Stock ETFs Jump Amid Release Of New Fed Program | ETF Trends

All three major stock market indexes are helping to lift index ETFs on Thursday after the Federal Reserve released a new program that could moderate interest rates for a longer period of time.

The Dow Jones Industrial Average gained 0.9%, after struggling recently, with the gains lifting the index into positive territory for 2020. Meanwhile the S&P 500 advanced 0.6% to hit 3,500 briefly for the first time ever, as the Nasdaq Composite continued its historic run higher with marginal gains.

The major stock index ETFs are ramping up along with their underlying benchmarks Thursday, with the SPDR Dow Jones Industrial Average ETF (DIA), SPDR S&P 500 ETF Trust (SPY), and Invesco QQQ Trust (QQQ) all advancing.

 In a speech, Fed Chair Jerome Powell said the central bank officially agreed to a policy of “average inflation targeting.” Essentially this means that the central bank will allow inflation to grow “moderately” beyond its 2% goal for “some time.”

Maintaining inflation at 2% has been a goal of the bank for some time, as they view it as a healthy rate of appreciation for the economy. But since the financial crisis, inflation in the U.S. has often fallen behind the Fed’s target.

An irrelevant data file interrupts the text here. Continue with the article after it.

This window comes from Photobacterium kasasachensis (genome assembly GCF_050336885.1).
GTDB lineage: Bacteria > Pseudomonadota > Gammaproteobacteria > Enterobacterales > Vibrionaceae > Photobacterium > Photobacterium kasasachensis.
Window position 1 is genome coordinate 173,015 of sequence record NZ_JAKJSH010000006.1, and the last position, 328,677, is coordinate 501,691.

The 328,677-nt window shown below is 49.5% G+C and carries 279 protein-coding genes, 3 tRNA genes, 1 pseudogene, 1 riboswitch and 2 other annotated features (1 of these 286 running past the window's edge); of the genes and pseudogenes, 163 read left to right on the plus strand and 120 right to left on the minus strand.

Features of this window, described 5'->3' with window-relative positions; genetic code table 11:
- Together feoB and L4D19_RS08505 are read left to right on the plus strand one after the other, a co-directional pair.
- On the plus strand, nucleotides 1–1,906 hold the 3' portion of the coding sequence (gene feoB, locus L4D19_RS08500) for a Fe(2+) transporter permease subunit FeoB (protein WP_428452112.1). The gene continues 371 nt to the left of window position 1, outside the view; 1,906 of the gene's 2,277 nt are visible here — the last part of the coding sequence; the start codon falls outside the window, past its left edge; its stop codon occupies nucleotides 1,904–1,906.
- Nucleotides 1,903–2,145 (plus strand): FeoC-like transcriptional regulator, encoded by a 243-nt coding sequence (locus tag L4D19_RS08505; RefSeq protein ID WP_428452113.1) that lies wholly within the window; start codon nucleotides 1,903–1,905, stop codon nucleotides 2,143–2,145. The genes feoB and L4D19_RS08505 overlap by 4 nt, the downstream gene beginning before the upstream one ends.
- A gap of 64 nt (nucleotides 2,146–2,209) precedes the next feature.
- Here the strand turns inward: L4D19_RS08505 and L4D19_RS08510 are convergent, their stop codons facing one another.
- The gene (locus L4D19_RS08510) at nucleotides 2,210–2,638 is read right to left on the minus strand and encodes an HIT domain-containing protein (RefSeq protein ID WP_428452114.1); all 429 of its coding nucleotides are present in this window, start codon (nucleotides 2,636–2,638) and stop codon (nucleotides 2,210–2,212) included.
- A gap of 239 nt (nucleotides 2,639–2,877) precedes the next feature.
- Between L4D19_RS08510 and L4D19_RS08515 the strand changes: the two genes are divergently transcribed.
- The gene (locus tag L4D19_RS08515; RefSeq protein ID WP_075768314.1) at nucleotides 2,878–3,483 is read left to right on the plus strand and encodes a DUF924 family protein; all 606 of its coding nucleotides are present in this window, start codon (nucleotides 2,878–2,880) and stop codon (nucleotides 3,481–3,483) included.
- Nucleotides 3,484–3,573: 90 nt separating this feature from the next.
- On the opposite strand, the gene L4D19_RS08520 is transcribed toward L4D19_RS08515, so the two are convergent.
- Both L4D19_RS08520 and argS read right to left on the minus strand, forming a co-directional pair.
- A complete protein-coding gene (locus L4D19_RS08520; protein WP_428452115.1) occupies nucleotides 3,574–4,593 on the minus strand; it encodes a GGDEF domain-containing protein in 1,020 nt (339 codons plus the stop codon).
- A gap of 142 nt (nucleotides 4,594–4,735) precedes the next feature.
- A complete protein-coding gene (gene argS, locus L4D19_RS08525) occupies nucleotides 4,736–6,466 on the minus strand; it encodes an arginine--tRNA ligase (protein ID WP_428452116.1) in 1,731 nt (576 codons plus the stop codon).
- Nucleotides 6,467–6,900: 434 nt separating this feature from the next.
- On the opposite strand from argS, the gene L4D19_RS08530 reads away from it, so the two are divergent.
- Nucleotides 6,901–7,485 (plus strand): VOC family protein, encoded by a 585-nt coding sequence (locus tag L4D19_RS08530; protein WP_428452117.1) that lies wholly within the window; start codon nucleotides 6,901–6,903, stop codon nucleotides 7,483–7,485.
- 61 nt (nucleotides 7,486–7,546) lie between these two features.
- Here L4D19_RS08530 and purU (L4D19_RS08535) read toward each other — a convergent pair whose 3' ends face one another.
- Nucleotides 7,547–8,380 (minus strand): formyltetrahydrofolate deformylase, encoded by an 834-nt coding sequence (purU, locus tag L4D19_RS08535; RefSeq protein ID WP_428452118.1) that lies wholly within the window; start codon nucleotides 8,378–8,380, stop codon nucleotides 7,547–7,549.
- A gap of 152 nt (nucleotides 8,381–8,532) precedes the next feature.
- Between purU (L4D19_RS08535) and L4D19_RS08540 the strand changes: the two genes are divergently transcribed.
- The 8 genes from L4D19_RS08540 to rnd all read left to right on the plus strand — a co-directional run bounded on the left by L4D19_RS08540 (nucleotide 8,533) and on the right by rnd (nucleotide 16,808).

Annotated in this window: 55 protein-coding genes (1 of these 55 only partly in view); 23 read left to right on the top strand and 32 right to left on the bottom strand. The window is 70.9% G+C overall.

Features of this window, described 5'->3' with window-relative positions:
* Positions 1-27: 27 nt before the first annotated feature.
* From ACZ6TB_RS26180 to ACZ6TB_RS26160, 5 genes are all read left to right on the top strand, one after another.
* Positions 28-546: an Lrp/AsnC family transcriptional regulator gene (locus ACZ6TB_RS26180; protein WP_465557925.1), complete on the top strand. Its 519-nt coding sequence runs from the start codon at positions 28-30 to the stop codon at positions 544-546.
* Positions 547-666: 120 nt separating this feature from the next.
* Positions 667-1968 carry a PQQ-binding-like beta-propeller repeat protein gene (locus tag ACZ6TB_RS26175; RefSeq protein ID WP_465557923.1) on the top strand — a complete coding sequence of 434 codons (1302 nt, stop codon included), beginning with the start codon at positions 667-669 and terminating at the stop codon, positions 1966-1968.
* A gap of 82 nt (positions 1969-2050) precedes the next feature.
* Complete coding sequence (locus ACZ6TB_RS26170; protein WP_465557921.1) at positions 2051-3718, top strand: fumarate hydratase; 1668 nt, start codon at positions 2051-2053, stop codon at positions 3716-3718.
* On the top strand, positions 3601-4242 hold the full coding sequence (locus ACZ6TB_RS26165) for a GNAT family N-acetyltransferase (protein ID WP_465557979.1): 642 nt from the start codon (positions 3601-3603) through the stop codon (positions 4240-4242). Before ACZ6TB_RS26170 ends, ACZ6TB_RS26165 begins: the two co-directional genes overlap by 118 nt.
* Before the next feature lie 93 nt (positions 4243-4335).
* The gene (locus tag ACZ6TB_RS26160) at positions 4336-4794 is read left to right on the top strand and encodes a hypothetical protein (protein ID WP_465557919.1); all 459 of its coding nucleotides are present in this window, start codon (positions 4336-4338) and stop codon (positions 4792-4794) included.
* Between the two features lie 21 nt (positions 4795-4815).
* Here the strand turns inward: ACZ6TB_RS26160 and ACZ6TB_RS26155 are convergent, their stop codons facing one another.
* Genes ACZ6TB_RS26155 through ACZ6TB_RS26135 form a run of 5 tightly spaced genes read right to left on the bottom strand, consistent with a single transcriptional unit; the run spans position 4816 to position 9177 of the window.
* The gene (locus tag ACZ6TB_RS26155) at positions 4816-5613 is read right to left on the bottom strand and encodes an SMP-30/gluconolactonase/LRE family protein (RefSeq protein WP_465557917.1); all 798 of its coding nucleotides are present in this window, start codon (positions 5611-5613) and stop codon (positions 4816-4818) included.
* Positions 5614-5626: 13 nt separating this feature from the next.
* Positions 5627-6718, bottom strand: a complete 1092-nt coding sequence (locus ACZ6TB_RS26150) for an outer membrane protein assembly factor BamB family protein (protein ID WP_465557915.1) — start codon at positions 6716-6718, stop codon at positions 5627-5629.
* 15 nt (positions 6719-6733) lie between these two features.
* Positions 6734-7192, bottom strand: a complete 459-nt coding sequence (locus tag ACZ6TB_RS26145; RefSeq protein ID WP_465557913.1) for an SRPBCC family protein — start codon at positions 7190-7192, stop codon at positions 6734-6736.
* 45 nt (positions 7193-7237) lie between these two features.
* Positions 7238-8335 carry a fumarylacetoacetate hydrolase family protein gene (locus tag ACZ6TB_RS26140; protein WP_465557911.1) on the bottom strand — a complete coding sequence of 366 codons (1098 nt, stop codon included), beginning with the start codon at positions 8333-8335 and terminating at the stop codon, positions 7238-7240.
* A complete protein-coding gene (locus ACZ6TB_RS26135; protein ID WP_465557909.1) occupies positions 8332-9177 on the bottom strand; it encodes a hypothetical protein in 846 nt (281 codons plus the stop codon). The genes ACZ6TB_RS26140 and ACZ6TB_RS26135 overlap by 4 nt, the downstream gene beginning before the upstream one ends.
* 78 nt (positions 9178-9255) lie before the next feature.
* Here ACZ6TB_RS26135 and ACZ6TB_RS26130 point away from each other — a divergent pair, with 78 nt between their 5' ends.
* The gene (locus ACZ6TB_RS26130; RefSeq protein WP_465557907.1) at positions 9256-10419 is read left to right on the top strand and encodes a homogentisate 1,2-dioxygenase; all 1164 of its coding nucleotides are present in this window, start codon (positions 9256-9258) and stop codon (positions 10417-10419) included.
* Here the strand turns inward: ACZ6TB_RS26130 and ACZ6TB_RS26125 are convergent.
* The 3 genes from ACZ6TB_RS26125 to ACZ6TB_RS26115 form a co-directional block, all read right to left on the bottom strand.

Analyst Jim Cramer of CNBC was shocked and elated by the Fed’s announcement.

“This is incredible,” said Cramer on the announcement. Powell basically said ”‘we’re going to let things run. And we’re not going to be a part of the equation until the economy actually does even better than we think.’”

Powell also suggested that unemployment data can maintain lower levels for a longer duration before the Fed starts thinking about raising rates, which led to a decline in short-term yields and gains along the long end of the yield curve, sending 30 year Treasury bond prices tumbling, in what may be a technical breakdown finally.

The Labor Department also released optimistic claims data on Wednesday.

“The claims data this week is encouraging,” said Thomas Simons, money market economist at Jefferies, in a note. “We were concerned that the restoration of $400 of the $600 enhanced benefit that had expired at the beginning of August was leading to more claims being filed again as people chose to receive unemployment insurance rather than work if they had flexibility in their situations.”

“The decline this week suggests this is not the case,” Simons said.

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